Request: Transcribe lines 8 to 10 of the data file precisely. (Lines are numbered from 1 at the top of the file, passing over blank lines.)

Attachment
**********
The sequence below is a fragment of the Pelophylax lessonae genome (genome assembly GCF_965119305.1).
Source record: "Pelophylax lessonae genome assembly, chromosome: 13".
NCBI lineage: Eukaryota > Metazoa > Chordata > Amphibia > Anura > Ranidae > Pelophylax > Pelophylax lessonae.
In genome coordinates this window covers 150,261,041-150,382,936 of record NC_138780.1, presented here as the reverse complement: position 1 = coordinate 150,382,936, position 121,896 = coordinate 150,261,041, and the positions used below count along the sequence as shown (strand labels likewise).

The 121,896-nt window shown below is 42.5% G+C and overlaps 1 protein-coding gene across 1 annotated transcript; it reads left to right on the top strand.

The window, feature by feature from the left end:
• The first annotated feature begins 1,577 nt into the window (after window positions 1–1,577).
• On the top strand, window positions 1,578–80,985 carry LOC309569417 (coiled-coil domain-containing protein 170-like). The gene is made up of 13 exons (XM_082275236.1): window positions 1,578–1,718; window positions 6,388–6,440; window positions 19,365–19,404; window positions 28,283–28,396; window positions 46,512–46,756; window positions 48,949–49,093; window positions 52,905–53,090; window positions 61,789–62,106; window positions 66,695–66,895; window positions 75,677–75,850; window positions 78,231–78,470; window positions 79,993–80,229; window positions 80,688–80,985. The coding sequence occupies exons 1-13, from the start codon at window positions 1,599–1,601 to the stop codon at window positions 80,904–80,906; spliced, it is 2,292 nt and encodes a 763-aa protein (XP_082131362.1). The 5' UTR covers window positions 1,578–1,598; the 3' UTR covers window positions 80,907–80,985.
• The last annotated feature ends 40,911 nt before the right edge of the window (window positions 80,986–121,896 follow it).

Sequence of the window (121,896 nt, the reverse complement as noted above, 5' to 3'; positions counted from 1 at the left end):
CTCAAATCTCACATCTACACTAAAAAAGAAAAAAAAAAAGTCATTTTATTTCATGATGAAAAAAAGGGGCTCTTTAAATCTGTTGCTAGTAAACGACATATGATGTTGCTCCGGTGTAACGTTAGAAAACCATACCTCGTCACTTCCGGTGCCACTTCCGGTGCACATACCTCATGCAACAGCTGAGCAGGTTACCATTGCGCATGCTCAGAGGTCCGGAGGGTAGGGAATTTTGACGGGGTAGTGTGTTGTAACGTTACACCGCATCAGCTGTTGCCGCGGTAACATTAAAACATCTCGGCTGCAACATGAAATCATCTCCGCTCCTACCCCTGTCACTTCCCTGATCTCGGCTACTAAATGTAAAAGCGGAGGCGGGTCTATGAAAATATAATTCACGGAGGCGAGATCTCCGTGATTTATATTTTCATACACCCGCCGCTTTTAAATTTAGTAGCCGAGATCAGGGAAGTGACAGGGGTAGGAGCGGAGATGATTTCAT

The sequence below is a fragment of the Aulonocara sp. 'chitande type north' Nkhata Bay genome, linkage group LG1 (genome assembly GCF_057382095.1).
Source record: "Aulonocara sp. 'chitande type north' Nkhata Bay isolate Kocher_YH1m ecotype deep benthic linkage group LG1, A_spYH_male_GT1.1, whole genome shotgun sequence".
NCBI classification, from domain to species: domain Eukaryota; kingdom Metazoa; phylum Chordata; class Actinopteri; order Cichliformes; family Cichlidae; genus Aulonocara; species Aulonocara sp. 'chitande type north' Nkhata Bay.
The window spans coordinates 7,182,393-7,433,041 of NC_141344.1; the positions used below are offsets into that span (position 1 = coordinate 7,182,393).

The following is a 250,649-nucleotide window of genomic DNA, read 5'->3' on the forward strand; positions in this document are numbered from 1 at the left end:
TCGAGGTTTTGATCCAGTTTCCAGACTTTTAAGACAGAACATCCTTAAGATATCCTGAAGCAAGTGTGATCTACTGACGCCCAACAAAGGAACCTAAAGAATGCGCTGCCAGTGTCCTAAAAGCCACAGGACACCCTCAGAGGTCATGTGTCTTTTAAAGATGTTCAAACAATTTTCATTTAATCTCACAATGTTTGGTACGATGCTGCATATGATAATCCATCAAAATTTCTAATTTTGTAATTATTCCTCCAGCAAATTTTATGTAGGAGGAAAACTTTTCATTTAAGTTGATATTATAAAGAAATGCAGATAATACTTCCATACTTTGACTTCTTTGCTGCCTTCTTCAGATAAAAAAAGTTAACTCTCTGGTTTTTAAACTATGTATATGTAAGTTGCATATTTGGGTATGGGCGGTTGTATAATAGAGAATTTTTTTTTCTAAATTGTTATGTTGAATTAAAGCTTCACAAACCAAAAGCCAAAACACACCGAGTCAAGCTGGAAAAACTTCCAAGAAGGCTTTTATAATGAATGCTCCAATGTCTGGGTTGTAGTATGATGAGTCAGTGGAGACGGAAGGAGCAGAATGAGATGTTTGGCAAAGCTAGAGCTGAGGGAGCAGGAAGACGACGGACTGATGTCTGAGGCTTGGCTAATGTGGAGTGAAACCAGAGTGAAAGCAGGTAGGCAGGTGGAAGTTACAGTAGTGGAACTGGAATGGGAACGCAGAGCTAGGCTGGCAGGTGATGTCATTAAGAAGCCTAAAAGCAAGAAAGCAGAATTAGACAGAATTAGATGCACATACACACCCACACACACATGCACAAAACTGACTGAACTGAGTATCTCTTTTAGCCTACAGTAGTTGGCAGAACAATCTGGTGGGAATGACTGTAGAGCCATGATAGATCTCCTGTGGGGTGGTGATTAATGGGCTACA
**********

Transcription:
• On the top strand, window positions 1,578–80,985 carry LOC309569417 (coiled-coil domain-containing protein 170-like). The gene is made up of 13 exons (XM_082275236.1): window positions 1,578–1,718; window positions 6,388–6,440; window positions 19,365–19,404; window positions 28,283–28,396; window positions 46,512–46,756; window positions 48,949–49,093; window positions 52,905–53,090; window positions 61,789–62,106; window positions 66,695–66,895; window positions 75,677–75,850; window positions 78,231–78,470; window positions 79,993–80,229; window positions 80,688–80,985. The coding sequence occupies exons 1-13, from the start codon at window positions 1,599–1,601 to the stop codon at window positions 80,904–80,906; spliced, it is 2,292 nt and encodes a 763-aa protein (XP_082131362.1). The 5' UTR covers window positions 1,578–1,598; the 3' UTR covers window positions 80,907–80,985.
• The last annotated feature ends 40,911 nt before the right edge of the window (window positions 80,986–121,896 follow it).

Sequence of the window (121,896 nt, the reverse complement as noted above, 5' to 3'; positions counted from 1 at the left end):